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BEA counters Oracle: $21 a share sounds better

BEA counters Oracle: $21 a share sounds better

BEA Systems board of directors has named an acquisition price to competitor and suitor Oracle: US$21 a share, $4 more than Oracle's initial offer.

"We continue to believe that Oracle's unsolicited proposal to acquire BEA at $17.00 per share significantly undervalues BEA, and is therefore not in the best interests of BEA shareholders," the company said in a statement onThursday.

Oracle on Tuesday set a deadline of Sunday for BEA to accept its "generous" original bid, which totals about $6.7 billion. The company also indicated it had no interest in a protracted merger battle.

But BEA declared Thursday that the company's existing assets and future business prospects dictate a significantly higher sale price. The company said it has customers for its array of enterprise software among 75 percent of the Fortune Global 500, along with $1 billion in cash reserves and no debt.

At $21 per share, BEA would cost Oracle about $8.3 billion. BEA's stock was trading at $17.60 a share midday Thursday.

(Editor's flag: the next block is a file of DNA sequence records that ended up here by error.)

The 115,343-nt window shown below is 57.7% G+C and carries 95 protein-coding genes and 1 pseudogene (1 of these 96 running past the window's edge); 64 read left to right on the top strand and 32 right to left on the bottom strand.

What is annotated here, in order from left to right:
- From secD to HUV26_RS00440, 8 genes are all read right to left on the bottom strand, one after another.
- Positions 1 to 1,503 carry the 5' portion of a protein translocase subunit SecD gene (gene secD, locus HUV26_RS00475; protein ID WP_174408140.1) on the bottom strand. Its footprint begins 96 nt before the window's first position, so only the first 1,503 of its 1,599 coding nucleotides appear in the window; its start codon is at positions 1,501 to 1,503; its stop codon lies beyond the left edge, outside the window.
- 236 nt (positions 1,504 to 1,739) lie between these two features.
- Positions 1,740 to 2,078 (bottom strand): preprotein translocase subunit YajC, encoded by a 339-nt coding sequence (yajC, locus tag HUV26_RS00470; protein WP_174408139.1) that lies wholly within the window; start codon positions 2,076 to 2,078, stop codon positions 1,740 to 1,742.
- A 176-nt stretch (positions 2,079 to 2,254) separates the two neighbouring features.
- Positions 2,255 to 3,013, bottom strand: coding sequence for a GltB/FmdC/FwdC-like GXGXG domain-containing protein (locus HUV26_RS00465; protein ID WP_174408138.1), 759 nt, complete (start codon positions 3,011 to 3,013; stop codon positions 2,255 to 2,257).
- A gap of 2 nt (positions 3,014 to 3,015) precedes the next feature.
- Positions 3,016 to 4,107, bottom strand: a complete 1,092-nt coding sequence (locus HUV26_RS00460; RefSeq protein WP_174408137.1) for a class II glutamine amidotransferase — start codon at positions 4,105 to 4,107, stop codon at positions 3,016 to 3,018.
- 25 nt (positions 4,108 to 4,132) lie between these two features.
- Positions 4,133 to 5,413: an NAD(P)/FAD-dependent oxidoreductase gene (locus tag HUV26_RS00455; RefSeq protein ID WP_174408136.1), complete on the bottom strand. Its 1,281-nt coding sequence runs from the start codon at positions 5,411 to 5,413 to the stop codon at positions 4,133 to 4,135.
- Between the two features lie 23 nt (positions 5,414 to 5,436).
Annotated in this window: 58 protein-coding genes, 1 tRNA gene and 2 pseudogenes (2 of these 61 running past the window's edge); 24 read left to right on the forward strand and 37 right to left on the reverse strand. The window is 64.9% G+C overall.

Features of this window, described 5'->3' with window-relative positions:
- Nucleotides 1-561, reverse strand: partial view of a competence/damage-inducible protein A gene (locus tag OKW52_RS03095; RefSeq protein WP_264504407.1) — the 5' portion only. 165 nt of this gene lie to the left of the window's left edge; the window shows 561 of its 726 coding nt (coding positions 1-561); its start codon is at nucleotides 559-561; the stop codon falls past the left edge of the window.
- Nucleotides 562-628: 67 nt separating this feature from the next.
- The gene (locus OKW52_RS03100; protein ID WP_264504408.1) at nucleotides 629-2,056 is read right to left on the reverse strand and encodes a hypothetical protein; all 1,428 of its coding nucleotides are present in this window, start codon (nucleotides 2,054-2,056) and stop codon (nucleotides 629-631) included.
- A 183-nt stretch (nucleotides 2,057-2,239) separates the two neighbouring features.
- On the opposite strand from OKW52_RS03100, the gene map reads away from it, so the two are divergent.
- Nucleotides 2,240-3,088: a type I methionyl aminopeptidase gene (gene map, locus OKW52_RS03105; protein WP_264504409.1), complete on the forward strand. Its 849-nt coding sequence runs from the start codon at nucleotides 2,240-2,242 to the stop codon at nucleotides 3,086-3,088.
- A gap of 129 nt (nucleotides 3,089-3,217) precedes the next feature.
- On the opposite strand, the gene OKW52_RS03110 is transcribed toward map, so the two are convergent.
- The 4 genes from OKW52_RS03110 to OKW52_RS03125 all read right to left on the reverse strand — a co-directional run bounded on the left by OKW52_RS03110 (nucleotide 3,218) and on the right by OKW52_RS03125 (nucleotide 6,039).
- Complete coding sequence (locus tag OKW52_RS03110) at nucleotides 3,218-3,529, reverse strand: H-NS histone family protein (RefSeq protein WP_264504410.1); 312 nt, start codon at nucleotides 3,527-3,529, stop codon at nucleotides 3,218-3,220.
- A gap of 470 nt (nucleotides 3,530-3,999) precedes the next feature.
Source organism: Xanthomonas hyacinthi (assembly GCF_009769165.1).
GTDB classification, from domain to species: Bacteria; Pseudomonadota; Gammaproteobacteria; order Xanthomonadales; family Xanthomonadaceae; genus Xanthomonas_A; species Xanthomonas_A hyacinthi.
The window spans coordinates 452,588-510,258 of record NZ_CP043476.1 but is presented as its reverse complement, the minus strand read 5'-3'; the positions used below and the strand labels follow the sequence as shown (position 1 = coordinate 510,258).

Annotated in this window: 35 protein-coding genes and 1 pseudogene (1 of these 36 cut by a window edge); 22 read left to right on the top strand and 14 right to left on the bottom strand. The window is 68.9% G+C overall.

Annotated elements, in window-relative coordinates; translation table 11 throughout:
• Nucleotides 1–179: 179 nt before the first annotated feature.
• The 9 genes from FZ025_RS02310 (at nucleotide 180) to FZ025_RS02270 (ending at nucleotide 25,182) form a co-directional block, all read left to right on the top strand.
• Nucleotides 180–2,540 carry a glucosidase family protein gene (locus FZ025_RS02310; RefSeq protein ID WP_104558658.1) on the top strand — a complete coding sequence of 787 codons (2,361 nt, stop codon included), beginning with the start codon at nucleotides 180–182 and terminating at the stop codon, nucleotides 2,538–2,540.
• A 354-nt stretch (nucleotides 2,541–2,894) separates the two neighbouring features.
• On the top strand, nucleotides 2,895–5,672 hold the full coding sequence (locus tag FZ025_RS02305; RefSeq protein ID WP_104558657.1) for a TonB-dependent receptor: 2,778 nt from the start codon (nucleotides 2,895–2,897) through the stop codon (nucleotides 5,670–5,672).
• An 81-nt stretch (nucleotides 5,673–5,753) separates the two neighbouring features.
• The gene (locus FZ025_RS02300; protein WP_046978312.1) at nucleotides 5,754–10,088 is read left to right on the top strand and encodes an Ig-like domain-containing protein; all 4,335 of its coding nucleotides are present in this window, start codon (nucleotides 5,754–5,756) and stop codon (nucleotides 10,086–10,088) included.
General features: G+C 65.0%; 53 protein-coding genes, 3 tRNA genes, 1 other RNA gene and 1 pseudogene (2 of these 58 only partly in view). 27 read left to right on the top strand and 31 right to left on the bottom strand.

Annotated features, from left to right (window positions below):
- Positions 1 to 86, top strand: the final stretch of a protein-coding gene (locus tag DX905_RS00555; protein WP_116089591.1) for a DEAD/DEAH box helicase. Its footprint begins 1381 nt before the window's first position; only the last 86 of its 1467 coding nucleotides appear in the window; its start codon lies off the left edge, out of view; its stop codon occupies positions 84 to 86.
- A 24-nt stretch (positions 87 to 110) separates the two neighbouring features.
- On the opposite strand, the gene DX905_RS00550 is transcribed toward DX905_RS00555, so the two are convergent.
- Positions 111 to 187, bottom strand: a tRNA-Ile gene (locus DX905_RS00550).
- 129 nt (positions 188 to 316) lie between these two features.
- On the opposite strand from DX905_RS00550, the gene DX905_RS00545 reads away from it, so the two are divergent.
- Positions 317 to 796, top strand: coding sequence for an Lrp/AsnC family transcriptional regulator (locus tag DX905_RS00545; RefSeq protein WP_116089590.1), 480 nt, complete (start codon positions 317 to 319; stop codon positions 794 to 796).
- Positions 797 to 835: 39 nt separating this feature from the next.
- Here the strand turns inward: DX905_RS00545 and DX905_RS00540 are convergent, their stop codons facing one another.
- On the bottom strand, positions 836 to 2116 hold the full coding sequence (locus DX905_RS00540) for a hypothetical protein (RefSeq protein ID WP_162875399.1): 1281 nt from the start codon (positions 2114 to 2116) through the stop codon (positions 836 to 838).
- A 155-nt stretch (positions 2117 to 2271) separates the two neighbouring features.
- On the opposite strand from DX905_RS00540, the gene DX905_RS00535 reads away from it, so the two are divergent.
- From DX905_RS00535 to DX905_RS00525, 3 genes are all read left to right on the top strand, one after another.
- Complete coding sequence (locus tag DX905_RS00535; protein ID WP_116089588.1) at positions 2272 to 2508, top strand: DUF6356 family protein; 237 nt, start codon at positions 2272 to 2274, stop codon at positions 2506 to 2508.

BEA said it arrived at the $21-per-share figure after talking to its financial advisor, Goldman Sachs. The company said it has authorized its attorneys to give a draft merger agreement to third parties willing to meet the price. The agreement would "provide for an appropriately high degree of certainty of closing," BEA said.

A successful purchase of BEA would significantly increase Oracle's standing in the middleware space. While some BEA assets would help round out Oracle's offerings, the companies overlap in key categories like Web servers and ESB (enterprise service bus) products.

David O'Connell, a senior analyst with Nucleus Research in Wellesley, Massachusetts, said there is a major upside for Oracle in buying BEA, even at a higher price. "Is [BEA] worth Oracle paying a lot for? Yeah," O'Connell said. Oracle would gain BEA's customer base and technologies, a collective boon for Oracle's Fusion middleware and SOA (service-oriented architecture) offerings, the analyst noted.

Some have questioned the eventual fate of certain BEA technologies following a merger. But O'Connell said he does not expect major disruptions for existing customers. "My sense is they want to use Fusion to let people continue using those applications," he said. "That's what SOA and integration is all about."

An Oracle spokeswoman declined to comment on BEA's statement.

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